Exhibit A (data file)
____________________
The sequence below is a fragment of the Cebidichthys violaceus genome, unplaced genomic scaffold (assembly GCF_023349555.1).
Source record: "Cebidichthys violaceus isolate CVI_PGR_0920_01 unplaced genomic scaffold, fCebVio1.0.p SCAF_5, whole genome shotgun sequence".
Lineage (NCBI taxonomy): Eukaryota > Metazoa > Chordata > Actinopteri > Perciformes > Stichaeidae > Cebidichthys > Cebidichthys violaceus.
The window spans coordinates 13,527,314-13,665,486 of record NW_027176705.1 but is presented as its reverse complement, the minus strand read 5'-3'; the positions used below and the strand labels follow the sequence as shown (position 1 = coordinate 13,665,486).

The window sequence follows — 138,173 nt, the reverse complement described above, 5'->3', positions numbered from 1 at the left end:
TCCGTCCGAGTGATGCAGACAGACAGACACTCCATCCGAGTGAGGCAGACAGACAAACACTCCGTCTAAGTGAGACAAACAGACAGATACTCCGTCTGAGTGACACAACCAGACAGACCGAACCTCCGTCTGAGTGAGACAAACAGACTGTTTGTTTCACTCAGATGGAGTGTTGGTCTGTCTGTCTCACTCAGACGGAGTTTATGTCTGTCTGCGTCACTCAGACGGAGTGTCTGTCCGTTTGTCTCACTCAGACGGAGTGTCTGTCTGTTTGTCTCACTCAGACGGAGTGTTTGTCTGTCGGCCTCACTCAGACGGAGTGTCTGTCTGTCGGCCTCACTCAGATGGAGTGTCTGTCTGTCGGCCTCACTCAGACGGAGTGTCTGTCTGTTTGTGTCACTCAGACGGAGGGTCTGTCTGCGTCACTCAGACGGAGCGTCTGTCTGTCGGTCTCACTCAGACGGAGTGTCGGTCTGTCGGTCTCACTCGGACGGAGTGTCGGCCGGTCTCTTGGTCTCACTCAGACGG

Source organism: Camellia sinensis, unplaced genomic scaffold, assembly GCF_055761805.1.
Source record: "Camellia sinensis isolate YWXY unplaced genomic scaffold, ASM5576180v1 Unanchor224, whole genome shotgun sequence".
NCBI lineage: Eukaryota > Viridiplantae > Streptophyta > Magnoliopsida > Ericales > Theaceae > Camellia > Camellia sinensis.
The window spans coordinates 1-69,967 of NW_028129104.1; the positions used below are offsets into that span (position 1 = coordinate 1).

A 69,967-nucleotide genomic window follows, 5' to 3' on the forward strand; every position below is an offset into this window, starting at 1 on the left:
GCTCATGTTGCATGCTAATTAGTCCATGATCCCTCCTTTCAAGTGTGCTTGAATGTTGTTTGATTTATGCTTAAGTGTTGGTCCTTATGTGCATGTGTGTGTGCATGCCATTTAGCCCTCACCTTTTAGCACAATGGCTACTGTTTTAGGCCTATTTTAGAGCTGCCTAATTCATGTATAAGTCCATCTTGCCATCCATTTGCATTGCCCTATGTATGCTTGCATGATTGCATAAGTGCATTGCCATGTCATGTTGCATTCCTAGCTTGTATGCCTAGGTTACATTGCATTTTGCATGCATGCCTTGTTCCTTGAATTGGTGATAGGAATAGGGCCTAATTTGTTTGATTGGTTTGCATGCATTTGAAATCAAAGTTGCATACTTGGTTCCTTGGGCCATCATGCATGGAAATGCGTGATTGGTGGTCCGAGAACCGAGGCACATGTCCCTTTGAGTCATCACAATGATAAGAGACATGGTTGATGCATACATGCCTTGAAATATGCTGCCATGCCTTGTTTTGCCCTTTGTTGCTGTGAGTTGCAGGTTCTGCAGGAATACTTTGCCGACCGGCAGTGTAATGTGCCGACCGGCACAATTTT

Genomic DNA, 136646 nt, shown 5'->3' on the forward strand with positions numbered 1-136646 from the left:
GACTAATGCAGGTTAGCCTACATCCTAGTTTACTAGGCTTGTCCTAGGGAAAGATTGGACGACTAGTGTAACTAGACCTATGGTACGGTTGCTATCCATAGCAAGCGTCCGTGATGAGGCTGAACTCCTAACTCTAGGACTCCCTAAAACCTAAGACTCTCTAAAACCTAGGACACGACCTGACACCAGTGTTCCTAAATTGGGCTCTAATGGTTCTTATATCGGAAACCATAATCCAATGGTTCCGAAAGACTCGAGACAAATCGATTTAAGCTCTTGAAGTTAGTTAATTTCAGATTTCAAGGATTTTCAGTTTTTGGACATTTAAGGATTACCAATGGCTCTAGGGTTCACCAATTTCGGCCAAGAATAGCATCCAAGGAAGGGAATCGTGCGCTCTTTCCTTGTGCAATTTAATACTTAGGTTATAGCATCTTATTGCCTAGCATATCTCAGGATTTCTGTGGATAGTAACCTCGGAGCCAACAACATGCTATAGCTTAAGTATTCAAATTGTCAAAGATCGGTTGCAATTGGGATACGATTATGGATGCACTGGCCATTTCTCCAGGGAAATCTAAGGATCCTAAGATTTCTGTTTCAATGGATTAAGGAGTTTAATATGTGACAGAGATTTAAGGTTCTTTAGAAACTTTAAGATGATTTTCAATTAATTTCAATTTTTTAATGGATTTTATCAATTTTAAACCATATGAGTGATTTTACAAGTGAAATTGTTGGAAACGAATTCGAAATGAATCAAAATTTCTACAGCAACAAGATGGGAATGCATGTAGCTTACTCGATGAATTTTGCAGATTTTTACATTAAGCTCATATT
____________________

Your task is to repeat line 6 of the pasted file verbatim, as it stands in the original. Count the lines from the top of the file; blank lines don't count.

TCCGTCCGAGTGATGCAGACAGACAGACACTCCATCCGAGTGAGGCAGACAGACAAACACTCCGTCTAAGTGAGACAAACAGACAGATACTCCGTCTGAGTGACACAACCAGACAGACCGAACCTCCGTCTGAGTGAGACAAACAGACTGTTTGTTTCACTCAGATGGAGTGTTGGTCTGTCTGTCTCACTCAGACGGAGTTTATGTCTGTCTGCGTCACTCAGACGGAGTGTCTGTCCGTTTGTCTCACTCAGACGGAGTGTCTGTCTGTTTGTCTCACTCAGACGGAGTGTTTGTCTGTCGGCCTCACTCAGACGGAGTGTCTGTCTGTCGGCCTCACTCAGATGGAGTGTCTGTCTGTCGGCCTCACTCAGACGGAGTGTCTGTCTGTTTGTGTCACTCAGACGGAGGGTCTGTCTGCGTCACTCAGACGGAGCGTCTGTCTGTCGGTCTCACTCAGACGGAGTGTCGGTCTGTCGGTCTCACTCGGACGGAGTGTCGGCCGGTCTCTTGGTCTCACTCAGACGG